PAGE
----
Democratic and Parliamentary oversight of the intelligence is relatively a new phenomenon across the World. Even developed democracies are still grappling with some of these issues. However, there are acceptable standards or what might be called international best practices which have evolved over the past two or so decades.
In the UK for instance, MPs of the Intelligence and Security Committee are appointed by the Houses of Parliament, having been nominated by the Prime Minister in consultation with the Leader of the Opposition. This is a good balancing exercise of involvement of both the executive and the legislature. Consultation is taken for granted in Botswana context in the sense that it has been reduced to just informing the Leader of Opposition without much regard to his or her ideas; they are never taken seriously.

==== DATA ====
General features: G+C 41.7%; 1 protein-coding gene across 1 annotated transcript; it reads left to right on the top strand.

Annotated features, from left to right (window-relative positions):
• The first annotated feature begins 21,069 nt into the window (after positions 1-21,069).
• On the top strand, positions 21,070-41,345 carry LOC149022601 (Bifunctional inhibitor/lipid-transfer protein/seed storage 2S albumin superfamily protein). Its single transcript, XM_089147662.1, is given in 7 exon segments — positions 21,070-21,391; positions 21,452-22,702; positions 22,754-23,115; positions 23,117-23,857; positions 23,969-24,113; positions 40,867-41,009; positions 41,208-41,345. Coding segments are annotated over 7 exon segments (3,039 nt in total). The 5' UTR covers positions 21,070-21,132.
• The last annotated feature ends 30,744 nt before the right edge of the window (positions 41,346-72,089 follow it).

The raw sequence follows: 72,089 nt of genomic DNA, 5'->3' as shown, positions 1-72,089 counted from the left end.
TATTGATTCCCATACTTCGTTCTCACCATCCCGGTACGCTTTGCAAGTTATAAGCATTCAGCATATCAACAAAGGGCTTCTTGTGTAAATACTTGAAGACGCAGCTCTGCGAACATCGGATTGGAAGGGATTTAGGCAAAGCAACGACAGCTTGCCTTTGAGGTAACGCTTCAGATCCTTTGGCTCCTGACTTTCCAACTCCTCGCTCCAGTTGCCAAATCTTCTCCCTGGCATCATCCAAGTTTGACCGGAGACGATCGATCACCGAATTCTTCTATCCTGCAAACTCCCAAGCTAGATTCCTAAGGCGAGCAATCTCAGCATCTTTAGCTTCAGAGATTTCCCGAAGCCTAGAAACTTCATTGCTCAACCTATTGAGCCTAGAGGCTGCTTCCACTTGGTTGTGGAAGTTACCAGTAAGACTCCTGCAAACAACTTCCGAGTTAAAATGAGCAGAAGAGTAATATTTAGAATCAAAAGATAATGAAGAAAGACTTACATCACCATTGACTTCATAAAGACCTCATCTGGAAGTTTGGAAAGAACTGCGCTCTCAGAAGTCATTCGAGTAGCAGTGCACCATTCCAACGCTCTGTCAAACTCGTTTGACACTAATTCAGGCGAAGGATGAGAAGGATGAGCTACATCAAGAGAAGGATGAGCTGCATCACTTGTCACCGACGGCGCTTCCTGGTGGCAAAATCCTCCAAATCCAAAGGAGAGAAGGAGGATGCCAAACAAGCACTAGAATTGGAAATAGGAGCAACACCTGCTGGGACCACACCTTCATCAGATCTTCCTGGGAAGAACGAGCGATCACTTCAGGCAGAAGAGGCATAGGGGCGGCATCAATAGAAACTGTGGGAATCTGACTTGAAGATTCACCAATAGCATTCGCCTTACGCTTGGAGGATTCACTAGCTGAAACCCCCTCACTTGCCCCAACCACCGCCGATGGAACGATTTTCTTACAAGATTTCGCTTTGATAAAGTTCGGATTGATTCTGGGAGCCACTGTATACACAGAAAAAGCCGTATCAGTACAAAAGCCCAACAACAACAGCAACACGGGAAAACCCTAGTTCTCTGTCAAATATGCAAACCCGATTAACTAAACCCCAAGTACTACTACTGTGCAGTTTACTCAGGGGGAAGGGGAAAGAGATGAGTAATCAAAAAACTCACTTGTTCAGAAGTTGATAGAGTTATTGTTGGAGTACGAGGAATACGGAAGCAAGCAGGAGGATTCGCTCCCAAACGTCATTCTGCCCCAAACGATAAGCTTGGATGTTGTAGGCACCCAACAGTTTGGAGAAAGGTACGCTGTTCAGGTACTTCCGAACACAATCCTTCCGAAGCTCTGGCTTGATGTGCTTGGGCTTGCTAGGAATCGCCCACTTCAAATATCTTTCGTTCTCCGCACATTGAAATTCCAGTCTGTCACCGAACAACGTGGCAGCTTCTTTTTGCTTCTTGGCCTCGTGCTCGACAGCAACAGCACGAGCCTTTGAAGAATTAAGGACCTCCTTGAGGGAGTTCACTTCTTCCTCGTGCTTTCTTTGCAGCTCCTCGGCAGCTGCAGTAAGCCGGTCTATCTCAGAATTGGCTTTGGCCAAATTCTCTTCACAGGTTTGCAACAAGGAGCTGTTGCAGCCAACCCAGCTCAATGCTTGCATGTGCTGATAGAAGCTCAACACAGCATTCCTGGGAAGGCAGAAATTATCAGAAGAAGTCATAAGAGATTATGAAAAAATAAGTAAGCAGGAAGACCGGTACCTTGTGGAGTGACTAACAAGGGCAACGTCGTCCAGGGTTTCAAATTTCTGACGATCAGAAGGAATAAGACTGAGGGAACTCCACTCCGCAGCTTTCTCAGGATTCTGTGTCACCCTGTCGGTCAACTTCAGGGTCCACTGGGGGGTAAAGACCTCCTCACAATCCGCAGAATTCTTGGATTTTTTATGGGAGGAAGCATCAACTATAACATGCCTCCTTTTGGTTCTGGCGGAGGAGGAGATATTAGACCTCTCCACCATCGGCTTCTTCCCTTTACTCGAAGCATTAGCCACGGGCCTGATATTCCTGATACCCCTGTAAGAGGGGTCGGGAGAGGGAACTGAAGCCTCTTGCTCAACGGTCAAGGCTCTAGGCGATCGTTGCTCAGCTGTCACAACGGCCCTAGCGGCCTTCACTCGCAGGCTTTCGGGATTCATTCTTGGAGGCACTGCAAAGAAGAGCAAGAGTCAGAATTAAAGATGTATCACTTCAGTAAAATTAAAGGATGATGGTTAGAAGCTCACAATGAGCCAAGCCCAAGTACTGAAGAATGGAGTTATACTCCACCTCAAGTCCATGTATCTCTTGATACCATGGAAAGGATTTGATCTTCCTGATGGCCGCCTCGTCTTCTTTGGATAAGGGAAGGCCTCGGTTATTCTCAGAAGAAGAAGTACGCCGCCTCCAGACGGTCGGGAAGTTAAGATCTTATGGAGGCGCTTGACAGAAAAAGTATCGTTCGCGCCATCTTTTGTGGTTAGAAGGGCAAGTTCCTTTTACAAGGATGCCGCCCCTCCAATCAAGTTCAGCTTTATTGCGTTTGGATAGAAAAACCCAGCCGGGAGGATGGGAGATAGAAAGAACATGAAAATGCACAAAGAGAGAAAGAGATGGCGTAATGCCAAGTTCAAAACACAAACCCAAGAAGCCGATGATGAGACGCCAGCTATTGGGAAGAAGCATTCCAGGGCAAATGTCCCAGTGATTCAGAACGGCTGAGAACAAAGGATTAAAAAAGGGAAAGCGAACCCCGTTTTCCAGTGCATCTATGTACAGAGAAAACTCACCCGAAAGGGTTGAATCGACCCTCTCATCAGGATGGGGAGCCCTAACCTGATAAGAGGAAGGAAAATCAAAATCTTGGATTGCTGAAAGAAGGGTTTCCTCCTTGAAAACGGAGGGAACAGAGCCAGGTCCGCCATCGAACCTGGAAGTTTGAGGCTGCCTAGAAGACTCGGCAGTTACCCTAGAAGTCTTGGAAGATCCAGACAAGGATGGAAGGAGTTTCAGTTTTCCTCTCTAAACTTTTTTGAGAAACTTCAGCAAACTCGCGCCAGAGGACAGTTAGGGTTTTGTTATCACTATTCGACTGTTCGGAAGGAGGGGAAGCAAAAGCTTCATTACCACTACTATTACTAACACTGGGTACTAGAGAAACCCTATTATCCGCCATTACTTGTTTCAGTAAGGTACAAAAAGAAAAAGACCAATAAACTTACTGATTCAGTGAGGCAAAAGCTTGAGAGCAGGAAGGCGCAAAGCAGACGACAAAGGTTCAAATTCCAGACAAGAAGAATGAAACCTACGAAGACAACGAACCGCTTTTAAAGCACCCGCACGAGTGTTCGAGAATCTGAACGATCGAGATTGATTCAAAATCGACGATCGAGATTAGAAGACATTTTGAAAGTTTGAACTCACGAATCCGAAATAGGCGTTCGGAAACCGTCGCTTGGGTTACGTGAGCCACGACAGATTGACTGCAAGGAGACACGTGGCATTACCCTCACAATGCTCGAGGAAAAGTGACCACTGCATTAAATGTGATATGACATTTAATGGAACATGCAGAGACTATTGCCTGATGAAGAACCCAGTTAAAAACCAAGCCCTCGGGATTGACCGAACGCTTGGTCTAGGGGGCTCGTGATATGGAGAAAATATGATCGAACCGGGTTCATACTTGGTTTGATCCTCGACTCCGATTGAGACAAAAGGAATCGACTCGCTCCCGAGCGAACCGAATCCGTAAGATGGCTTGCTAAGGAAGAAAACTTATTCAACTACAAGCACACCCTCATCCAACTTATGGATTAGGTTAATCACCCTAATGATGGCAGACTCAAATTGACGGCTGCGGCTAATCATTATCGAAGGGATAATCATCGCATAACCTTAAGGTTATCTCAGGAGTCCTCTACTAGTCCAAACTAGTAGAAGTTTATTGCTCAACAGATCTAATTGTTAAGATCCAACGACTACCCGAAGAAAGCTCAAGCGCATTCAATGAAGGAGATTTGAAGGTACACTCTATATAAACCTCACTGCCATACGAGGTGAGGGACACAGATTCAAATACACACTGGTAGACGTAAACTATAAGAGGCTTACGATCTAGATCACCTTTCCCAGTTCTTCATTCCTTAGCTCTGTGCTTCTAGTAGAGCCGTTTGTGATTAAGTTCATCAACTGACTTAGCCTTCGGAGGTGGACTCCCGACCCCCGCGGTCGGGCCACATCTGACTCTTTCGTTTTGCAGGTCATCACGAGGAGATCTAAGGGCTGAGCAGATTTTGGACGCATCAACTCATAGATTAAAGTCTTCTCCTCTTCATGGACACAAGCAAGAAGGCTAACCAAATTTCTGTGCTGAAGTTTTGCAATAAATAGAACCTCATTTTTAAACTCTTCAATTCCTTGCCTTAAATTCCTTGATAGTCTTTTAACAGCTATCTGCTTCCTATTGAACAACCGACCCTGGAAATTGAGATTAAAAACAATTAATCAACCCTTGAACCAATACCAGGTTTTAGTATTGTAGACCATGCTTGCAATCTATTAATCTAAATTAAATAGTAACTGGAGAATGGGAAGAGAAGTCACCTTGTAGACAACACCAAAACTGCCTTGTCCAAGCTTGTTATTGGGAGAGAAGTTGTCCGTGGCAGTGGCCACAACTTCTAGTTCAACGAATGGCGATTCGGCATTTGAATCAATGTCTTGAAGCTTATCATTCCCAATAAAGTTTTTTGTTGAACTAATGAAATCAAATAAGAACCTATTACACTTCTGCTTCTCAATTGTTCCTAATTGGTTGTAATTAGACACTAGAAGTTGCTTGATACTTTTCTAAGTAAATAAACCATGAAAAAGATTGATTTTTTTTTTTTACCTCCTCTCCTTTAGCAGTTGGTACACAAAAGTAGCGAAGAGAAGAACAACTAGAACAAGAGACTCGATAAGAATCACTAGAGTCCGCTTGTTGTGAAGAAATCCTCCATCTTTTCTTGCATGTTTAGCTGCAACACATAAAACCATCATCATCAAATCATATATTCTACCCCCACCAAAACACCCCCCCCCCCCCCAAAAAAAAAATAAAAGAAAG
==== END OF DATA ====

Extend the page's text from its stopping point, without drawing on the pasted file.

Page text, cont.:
Furthermore, the current Committee in the UK has four Members of the ruling party and five MPs from the opposition. It is a fairly balanced Committee in terms of Parliamentary representation. However, as said above, the President of Botswana appointed six ruling party MPs and three from the opposition.
The imbalance is preposterous and more pronounced with clear intentions of getting the executive way through the ruling party representatives in the Committee. The intention to avoid scrutiny is clear from the numbers of the ruling party MPs in the Committee.
There is also an international standard of removing sensitive parts which may harm national security from the report before it is tabled in the legislature. The previous and current reluctance of the executive arms to open up on Defence and Security matters emanate from this very reason of preserving and protecting national security.